Red Rili Shrimp


Red Rilli
© Aquaristik-Langer

The two-coloured Red Rili shrimp, which belongs to the Neocaridina family, is an eye-catcher in every aquarium: its pattern consists of a strong red and transparent. The pattern looks like this: Usually the head and tail fan are dyed red, while the middle of the shrimp’s body remains transparent.

This colour contrast makes the red areas shine especially intensely. By the way, the breeding of this colour form originally started in Taiwan. Each Red Rili shrimp has an individual pattern and can therefore be easily recognized. Sometimes the red is a uniform surface, sometimes it appears in a pied form. Red Rili shrimp grow up to three centimetres in size.


Red Rili shrimp are very robust and have few demands on their home. They are therefore ideal for shrimp or aquarium beginners. The small red transparent shrimp feels most comfortable in medium-hard to hard water. The pH value of the water can be between six and eight. The aquarium should have a capacity of at least 20 litres and be filled with many plants.

Care should be taken to ensure that it offers sufficient hiding places. Mosses such as java moss or Christmas moss and also nymph are very suitable for planting in the aquarium. In general, 60 to 80 percent of the ground in the aquarium should be planted. Moss balls offer the small shrimp good grazing opportunities. Stones, woods and brown foliage offer the shrimp further good opportunities for retreat.

The bottom of the aquarium should be covered with shrimp gravel or natural gravel. By the way, Red Rili shrimps shine especially beautifully in front of a dark bottom. Red Rili shrimp are group animals and should therefore never be kept alone. Groups of 10 to 20 animals are ideal. Other peaceful roommates like mussels, crabs or peaceful fish are no problem. By the way, a heater is not needed in the aquarium.


The Red Rili shrimps are omnivores. Ideally, they receive protein food once or twice a week. Otherwise they can be fed with vegetable food. To raise the young shrimp, they should be placed on a dust-feed. Otherwise, the shrimp can also be fed with natural food. This can be, for example, leaves, alder cones or nettles. Dead plant parts, biofilm and microorganisms, which usually occur in the aquarium anyway, are also used by the shrimp.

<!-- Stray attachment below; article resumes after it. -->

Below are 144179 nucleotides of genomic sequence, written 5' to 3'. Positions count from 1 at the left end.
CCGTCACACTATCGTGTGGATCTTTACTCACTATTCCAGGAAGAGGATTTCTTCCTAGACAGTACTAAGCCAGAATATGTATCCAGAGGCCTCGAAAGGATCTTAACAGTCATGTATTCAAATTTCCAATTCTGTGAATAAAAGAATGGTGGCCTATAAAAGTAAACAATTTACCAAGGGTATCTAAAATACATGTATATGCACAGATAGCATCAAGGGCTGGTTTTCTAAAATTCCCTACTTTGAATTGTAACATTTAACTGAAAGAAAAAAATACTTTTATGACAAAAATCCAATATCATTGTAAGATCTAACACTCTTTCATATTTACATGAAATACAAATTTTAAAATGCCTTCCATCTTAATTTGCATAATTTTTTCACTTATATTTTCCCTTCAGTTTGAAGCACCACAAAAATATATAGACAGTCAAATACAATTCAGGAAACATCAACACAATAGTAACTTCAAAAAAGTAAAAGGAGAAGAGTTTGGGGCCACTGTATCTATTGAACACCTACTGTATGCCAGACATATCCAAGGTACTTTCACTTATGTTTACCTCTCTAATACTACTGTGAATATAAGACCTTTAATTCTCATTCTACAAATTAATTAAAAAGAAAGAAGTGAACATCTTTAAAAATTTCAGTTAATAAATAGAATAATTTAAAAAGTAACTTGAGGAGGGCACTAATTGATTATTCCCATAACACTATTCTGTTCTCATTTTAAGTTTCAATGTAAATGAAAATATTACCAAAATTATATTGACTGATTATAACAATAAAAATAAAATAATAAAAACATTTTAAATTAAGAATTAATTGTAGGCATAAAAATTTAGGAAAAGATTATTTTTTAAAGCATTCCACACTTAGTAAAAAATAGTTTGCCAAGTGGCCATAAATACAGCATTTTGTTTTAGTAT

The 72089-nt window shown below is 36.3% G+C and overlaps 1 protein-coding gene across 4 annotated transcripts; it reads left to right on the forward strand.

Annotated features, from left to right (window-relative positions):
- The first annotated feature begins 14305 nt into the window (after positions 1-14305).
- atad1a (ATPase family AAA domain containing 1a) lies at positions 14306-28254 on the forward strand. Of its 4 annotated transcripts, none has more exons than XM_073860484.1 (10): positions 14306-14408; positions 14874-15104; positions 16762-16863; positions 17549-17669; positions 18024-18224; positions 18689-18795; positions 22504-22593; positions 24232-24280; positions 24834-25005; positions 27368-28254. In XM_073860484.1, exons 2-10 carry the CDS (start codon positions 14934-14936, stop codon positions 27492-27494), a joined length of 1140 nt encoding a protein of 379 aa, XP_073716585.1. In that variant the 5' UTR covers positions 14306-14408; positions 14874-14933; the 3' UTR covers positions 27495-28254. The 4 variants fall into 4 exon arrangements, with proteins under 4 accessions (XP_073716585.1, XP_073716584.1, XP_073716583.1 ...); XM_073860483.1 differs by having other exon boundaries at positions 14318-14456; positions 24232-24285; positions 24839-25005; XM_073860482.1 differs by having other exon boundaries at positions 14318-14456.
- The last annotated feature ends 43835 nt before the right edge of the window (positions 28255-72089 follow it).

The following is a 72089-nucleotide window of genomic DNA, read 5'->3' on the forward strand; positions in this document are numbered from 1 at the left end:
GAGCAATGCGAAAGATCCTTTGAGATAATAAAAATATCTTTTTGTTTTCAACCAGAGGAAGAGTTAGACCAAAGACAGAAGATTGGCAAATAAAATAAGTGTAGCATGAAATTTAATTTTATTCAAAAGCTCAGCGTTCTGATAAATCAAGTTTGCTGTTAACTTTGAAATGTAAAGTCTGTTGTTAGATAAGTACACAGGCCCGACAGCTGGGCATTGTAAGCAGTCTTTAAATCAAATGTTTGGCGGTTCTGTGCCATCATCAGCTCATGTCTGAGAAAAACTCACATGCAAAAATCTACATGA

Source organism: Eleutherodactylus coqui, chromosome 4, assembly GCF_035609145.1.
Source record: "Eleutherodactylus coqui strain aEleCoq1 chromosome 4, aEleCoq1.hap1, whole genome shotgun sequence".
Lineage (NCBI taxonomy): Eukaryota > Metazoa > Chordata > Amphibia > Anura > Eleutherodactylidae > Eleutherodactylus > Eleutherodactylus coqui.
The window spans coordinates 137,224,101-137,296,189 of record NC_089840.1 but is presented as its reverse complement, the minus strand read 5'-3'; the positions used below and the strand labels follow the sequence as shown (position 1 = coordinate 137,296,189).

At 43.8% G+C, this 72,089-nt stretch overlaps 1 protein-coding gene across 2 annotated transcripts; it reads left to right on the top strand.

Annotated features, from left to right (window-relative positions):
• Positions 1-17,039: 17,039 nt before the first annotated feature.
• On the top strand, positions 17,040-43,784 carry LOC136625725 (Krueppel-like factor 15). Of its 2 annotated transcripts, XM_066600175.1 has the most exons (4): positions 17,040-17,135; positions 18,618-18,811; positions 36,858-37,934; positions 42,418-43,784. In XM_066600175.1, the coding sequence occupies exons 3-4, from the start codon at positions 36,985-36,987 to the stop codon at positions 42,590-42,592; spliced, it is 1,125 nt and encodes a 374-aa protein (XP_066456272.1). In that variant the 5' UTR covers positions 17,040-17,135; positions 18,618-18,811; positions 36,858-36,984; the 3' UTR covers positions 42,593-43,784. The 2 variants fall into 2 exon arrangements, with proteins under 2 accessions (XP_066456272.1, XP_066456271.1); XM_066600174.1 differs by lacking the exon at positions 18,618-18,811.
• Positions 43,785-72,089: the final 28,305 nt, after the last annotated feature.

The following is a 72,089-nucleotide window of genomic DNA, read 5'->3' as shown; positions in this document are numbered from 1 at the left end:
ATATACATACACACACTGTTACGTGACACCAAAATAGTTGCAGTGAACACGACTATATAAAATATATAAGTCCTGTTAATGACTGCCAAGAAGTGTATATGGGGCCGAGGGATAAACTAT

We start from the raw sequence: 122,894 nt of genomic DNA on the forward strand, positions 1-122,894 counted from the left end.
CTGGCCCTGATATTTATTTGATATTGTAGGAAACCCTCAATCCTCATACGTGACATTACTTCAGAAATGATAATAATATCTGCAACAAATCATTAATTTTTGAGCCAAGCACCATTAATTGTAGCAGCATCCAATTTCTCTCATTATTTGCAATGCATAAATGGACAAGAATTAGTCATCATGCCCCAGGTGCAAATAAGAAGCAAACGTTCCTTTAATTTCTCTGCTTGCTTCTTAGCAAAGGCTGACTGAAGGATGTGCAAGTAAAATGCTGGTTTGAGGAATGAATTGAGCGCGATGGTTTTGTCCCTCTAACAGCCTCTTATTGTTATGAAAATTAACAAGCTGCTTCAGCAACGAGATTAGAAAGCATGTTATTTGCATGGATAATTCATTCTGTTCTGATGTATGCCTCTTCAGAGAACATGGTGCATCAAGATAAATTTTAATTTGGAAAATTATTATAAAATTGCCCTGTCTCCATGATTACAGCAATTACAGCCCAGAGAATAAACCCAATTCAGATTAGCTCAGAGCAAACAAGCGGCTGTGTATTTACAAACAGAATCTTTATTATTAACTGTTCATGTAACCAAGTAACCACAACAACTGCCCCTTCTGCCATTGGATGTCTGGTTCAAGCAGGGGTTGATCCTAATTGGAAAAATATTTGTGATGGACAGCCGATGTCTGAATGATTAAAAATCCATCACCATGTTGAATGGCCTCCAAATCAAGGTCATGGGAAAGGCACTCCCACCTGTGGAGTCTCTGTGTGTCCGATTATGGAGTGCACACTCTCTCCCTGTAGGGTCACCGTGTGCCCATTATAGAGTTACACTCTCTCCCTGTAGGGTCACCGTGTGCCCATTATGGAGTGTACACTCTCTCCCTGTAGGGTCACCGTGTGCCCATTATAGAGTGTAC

The breeding of the Red Rili shrimp is also quite simple. By the way, this shrimp is a pure breeding form. It does not occur in nature in this way. As with all Neocaridina shrimp species, the young shrimp grow up quickly. Both male and female shrimp are needed for breeding. The female animals are usually slightly larger than the males. However, the sex of the animals is not always clear, so you should work with a breeding stock of at least ten animals. If the water quality and food are right, the shrimp will reproduce almost by themselves. For fertilisation, the female sheds its skin and thus releases the eggs.

After fertilizing the eggs, the female keeps them with her and supplies them with nutrients and oxygen. After a gestation period of about four weeks, females give birth to between 20 and 35 young. These are between one and two millimetres in size. The survival chances of the young animals are good.

The greatest danger is posed by other roommates in the aquarium, who might see the young animals as a welcome change on the menu. Therefore a species tank is better suited for breeding than an aquarium with other animals. The adult animals pose no threat to the young animals. By the way, the beautiful colouring of the shrimps will only become visible in the young animals after a few weeks.


Since the Red Rili shrimp are very peaceful contemporaries, they can be socialized optimally. They like to share the aquarium with crabs, other dwarf shrimp, crabs, snails or mussels.

Only with dwarf crabs is caution necessary, as they catch and eat the small shrimp every now and then. Smaller fish are no problem as long as they are not too curious or voracious.